Picnic at Echinda ChasmDay 19 – Wednesday 18th July – Purnululu National Park
After stomachs had settled
Today was the day for a bit of luxury. As a special treat we had booked a night at the APT Wilderness Lodge in the Purnululu National Park thanks to Luke’s mate Liam’s Dad. But first we had to pack up the trailer and put it into storage at the caravan park. And we had to get to the National Park itself, along a very choppy and windy road. The 53kms to the park entrance took us 1 ½ hours, including a short stop for the back seat passengers to settle their stomachs. As Luke doesn’t go well on windy roads I had donated the front seat ride to him, fully thinking I would feel OK in the back seat. How wrong was I? In the back it felt like we had been on a 3 hour boat ride on rough seas. Even the excitement of 10 water crossings could not get Anna and me to open our eyes for the second half of the drive.
Finally we arrived at the visitor’s centre. As this was our first National Park in Western Australia and we would be
in WA for 2 months we bought ourselves a WA Parks Annual Pass, giving us entry to all the national parks in the state. The very helpful lady in the visitor’s centre also gave us her top tip for the return journey – if you block up one ear with a finger or ear plug all the bouncing and weaving on the road doesn’t affect your sense of balance as much and you don’t feel sick. We will definitely be trying that on the way out tomorrow!
The first stop was Echidna Chasm to the North of the park. There is a 2 km walk into the spectacular chasm with 200m high walls with amazing coloured walls. It is incredible that you can walk/ scramble so far into such a narrow, deep chasm. The rock formations and colours were out of this world. It is mind blowing to think about how old the landscape is and the natural forces in action to create the Chasm as it is today.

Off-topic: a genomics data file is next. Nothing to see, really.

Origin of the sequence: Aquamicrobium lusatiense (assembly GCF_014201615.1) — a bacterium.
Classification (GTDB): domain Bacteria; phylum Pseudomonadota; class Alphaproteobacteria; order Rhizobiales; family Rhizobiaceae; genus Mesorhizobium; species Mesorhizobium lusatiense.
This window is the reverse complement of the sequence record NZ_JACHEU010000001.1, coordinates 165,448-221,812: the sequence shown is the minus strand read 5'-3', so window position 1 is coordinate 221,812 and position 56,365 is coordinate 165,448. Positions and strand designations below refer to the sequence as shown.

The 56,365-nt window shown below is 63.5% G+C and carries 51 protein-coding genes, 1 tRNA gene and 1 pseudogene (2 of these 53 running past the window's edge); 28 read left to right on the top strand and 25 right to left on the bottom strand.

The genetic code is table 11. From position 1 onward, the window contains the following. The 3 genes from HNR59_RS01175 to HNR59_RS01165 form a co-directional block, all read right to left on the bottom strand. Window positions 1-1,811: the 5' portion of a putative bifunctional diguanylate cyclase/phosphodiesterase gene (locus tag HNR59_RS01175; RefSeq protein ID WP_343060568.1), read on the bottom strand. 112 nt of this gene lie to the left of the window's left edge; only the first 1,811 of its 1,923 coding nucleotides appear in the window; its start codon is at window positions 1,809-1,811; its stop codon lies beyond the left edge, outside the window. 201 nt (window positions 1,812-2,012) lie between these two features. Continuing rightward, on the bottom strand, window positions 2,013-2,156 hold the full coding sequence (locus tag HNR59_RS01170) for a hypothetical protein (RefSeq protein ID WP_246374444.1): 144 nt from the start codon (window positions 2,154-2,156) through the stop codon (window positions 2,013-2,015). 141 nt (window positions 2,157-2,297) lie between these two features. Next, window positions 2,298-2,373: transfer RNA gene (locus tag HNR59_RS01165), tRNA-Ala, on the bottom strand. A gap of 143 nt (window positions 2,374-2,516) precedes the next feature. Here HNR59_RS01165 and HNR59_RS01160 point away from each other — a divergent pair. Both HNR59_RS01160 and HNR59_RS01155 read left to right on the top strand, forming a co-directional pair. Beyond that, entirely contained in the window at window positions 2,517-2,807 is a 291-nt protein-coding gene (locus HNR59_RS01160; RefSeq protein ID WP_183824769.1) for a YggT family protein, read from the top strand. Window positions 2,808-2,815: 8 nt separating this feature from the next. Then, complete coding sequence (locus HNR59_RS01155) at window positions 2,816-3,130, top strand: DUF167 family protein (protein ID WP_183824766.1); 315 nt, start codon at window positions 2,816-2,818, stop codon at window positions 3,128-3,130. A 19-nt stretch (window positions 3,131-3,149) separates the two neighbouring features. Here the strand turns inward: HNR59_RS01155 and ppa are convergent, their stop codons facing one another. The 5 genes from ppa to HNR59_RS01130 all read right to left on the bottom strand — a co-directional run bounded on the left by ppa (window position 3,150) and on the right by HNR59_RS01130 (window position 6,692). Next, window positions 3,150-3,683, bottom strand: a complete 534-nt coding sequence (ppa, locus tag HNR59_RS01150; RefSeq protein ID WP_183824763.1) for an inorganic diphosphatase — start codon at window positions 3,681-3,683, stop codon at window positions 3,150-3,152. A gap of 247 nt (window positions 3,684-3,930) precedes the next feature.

Next was the Mini-Palms Gorge 5km walk into a very pretty gorge. We set off in the midday heat with lots of water and a picnic. The first part
of the walk was on loose stones along a dry river bed which is pretty tiring terrain. Then we got to scramble over lots of larger rocks and boulders, through crevasses, up steps and ladders before we reached the impressive amphitheatre of the gorge. It made for a very beautiful picnic spot indeed.
By mid afternoon we were done with walking and decided to check in at the APT Wilderness Lodge to take advantage of the luxury there. It was a 40 min drive back through the park to the Bellburn private camp and the ensuite safari tents at APT. There was one tour group staying at the same time as us and a few other “independent travellers” like ourselves, so not all the tents were occupied. Anna and Luke had been allocated the tent called “Paperbark Fig” and Mark and I had the next door tent “Deep Gorge”. They were clean, spacious and had, get this, real beds! And real ensuite toilets and showers! Cunningly, the towels and sheets that had been selected were not white but a rusty stone colour. Either that or they had started out white and had changed colour thanks to dirty dusty tourists.
We had enough time for a cup of tea from the camp kitchen, a nice cool beer and a 15 min relax before it was time to head out again to the sunset viewing point, which was a 10 min drive from the APT Lodge. As the sun set behind us it cast amazing light over the side of the Bungle Bungle, turning the rocks from orange to deep red and then dark green and the skies around it a gentle pink then indigo, before the light finally went.
Back at the lodge we had time for a shower and to put on some (fairly) clean and respectable clothes ready for dinner. The tour group sat together at one table and the independent travellers plus a few APT employees sat at the other. While Luke and Anna were telling a the APT tour guide Imogen all about Luke’s friend Liam, Mark and Hazel were getting to know newly retired Rob and Kim who are on their first trip in their new Winnibago. Dinner was roast chicken and spit roasted porterhouse beef cooked on the Weber, with roast potatoes and a variety of nice veg. After dessert of sticky
fig pudding we relocated to the campfire and listened to stories about Aboriginal life told by the Aboriginal guide Eric. Highly interesting and a great insight into another culture. As it gets dark and cool so early in the evening and the day starts early with first light at around 5.15am, early bedtimes are the way to go, except if you are a kid, when you end up going to bed at around the same time as the adults – any time from 8 – 9.30 pm. So we headed off to our real proper bed at around 9.30 for a very comfortable night’s sleep in our lovely safari tents.
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